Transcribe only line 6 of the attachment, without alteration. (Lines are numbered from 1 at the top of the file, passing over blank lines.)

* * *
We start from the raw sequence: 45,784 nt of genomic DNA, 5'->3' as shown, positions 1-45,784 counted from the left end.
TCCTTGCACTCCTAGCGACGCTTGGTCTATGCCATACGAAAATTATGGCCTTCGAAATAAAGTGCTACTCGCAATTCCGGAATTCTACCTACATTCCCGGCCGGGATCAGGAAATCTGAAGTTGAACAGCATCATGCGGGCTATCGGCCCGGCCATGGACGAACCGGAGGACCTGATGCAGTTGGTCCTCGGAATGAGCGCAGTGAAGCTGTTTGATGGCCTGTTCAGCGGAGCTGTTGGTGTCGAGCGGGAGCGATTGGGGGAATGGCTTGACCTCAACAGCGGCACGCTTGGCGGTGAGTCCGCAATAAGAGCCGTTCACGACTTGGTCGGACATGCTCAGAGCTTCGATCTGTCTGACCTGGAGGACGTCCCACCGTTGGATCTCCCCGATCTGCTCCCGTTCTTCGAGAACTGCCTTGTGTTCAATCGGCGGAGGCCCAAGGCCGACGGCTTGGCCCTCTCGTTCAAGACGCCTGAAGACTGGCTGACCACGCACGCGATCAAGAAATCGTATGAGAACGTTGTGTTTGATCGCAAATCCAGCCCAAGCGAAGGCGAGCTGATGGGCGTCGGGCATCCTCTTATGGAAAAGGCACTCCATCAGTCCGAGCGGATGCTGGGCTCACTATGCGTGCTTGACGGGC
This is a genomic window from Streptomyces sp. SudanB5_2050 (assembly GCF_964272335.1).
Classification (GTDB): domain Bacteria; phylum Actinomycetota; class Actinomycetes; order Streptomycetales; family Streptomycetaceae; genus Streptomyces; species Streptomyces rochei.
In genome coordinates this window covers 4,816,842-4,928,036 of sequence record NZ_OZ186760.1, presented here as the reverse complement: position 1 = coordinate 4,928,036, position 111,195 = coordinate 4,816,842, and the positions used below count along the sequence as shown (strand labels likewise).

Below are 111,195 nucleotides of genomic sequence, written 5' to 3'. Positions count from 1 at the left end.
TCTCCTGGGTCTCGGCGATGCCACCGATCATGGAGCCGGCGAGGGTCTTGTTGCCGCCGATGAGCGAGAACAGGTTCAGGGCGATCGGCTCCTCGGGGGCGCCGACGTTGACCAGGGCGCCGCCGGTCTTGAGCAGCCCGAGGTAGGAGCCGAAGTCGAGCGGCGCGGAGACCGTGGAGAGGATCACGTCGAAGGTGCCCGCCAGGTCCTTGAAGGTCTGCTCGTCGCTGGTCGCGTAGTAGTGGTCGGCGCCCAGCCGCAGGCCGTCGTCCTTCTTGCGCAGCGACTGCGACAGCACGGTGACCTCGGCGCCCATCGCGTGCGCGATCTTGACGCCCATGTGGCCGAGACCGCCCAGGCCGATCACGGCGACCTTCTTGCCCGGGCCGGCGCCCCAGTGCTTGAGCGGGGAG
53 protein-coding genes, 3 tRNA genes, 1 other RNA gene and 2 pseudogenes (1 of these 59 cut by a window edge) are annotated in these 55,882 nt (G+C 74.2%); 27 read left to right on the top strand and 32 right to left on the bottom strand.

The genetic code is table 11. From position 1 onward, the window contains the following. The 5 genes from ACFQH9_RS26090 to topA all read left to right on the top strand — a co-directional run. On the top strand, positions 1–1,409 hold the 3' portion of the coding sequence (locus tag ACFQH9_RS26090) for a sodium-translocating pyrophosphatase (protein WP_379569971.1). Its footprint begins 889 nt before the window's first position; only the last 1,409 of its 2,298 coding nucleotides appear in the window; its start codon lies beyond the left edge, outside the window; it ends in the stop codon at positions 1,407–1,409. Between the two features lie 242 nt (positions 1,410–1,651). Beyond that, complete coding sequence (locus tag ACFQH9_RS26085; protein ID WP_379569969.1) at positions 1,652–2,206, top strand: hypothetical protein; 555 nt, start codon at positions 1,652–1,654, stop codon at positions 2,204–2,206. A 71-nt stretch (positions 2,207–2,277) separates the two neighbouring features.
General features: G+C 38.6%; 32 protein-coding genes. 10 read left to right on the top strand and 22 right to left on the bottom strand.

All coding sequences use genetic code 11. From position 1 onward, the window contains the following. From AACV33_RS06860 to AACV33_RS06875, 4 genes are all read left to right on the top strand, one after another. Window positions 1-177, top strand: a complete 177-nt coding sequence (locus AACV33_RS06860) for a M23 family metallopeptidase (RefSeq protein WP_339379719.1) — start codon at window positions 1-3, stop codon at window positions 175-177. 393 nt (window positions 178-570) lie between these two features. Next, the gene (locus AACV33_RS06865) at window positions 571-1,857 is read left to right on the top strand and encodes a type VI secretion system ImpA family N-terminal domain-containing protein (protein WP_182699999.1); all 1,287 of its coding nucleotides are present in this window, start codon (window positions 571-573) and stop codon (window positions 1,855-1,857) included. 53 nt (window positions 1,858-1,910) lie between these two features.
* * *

Below are 111,195 nucleotides of genomic sequence, written 5' to 3'. Positions count from 1 at the left end.